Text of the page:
Like Panpiper, I assume everyone will take maneuvers and martial maneuvers, so I just build that into the difficulty of each encounter. I ignore maneuvers (and martial maneuvers) when setting limits. If you buy martial maneuvers, then you get to be just a little bit better than anyone who didn't. That seems fair, and also matches the "flavor" of martial arts in every genre I've tried.

 

So I set a base CV+CSL limit, and that's it. All maneuvers are assumed to be there, and players are assumed to buy up their stuff to withing +1 to +2 of that cap. (If not, then they should have a good reason to be incompetent in combat.)

 

PSL for combat are different. I tend to only allow them for certain things (only part of equipment, for example) or only for non-combat things (such as time modifiers for skill use). Or I disallow them completely for starting characters. This simplifies character creation, and allows some easy and cheap in-game advancement.

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Re: Combat Value Regulation

 

I guess I have a much different take on this subject than most. Both combat resolution as well as the more general plot conflict resolution in ANY role playing game boils down to a game of rock paper scissors (lizard spock). Everything has a counter. Back to the HERO OCV/DCV debate, High DCV can be countered by an attack with some form of AOE (like 1 hex accurate - example: Heat Vision). For an unlimited approach like this to work though you have to think of each aspect of a combat in real world terms FIRST and then figure out the best HERO mechanic to model that aspect SECOND (reason from effect - where have I heard of that concept before?.....). Example: a real world flurry of punches & kicks can certainly be converted 'literally' via the basic combat rules using multiple attack. If that's the ONLY method allowed it of course puts a premium on high OCV and/or penalty csl's. It could also be modeled literally via an advantage like autofire (still dependent on high OCV). Or it could be looked as a single complete action/ability and modeled as such - buy a HA with AOE 1 hex that just happens to look like a flurry of punches & kicks. So what's the defense in this last case? Block should still be allowable and is now not facing a seemingly impossible OCV to beat. Dive For Cover is another (which also works vs. the first two methods as well).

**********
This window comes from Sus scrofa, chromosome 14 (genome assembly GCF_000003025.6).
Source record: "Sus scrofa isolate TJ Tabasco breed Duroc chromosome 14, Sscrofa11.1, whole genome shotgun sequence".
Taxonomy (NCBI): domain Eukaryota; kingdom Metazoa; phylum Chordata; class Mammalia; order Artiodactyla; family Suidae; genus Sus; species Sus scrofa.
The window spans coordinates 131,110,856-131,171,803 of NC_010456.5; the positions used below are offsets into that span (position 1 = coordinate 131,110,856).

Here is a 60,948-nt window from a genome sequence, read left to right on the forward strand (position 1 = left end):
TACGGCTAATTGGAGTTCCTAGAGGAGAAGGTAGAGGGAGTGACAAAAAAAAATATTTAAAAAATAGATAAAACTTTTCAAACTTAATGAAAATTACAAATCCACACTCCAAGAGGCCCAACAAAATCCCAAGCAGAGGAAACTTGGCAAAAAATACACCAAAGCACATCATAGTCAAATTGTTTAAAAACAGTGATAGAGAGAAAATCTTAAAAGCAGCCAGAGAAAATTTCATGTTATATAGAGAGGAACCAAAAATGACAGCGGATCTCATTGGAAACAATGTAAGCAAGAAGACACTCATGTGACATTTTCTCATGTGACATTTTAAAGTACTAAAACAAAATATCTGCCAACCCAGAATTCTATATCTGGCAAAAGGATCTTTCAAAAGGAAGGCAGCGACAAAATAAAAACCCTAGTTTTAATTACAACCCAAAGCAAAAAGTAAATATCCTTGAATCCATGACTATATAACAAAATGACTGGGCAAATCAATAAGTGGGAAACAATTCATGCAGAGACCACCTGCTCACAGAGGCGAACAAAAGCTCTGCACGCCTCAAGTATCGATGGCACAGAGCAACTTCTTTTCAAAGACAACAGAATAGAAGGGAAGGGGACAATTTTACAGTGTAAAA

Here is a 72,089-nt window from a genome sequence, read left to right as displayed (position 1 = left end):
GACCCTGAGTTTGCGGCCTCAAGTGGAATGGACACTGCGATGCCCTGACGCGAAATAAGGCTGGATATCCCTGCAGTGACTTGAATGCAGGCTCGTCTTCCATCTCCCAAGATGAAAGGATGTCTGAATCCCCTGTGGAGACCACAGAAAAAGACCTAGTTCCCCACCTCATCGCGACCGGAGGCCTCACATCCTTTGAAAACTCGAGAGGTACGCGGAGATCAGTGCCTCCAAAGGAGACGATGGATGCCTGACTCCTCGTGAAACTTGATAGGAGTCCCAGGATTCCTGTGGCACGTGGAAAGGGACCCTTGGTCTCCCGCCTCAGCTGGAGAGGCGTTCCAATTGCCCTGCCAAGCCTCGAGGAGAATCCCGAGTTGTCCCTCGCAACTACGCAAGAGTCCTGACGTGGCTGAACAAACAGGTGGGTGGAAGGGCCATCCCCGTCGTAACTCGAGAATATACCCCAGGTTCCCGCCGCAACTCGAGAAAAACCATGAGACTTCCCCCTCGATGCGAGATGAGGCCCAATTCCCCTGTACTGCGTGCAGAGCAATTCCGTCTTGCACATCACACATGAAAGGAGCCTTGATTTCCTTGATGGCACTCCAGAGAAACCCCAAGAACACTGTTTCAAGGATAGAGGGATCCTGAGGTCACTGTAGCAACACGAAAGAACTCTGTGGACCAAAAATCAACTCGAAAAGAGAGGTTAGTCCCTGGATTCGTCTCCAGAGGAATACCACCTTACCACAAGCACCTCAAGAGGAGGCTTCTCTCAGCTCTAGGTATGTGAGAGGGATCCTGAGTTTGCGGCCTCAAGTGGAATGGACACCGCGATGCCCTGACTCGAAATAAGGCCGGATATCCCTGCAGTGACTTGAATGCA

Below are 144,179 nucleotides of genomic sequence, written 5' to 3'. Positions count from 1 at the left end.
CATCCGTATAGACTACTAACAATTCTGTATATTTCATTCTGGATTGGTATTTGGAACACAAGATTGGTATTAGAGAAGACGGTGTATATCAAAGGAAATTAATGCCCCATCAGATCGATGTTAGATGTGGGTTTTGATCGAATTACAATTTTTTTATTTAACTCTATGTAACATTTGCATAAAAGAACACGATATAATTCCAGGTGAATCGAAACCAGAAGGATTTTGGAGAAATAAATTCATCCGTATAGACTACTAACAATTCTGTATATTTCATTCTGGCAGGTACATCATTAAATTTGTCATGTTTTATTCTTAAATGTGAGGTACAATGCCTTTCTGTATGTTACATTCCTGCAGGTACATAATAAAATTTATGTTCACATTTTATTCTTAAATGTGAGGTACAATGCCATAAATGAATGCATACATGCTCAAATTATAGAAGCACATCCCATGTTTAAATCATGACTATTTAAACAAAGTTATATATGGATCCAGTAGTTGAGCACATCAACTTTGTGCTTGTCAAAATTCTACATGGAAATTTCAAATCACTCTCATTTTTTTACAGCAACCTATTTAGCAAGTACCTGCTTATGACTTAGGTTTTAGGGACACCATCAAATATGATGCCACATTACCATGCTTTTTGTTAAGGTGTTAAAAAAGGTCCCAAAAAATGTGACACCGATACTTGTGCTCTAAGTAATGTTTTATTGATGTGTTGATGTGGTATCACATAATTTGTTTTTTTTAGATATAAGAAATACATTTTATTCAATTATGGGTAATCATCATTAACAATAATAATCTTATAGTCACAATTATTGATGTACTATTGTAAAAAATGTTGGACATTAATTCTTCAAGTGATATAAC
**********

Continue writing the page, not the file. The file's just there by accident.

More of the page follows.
The combat maneuvers in HERO (even including everything from the Martial Arts books) are not the end-all-be-all of choices for combats. There are other options available. The above ability could even be allowed for a non-Powered campaign if it's just treated as a super-skill.

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Re: Combat Value Regulation

 

I don't have hard caps from a mechanical standpoint, but soft caps from a sfx standpoint. Basically I tell my players that if they can justify to me why their character should have a 12 OCV based on their power set, then that is fine. Start with the average joe on the street with a 3 CV and work up from there. That high CV might come from a combination of athleticism, practice, and special gear, it might come from telekinetic guidance, or psychic insight, or time manipulation, etc. (If they want an always-hits type of attack I try to steer them toward AoE Selective.)

 

I will also mention to the players a couple of aspects of really high OCVs though. First, with the bell curve, once you have +3 OCV advantage over the average DCV, you are going to hit most of the time so further points spent on OCV will have diminishing returns. (Conversely if your character is going to attack at range most of the time, you might want a couple extra levels in OCV to offset range penalties.) Second, HERO is a pretty well balanced system by and large. So consider the 10 points it would cost to raise your OCV & DCV by +1 could be spent on +5 PD/ED instead or +2 DC with an attack. That is pretty significant. Not that they should buy the extra PD/ED or DC instead (it has to fit the sfx after all) but just to give them a feel for the impact of spending 10 points in any combat-related ability.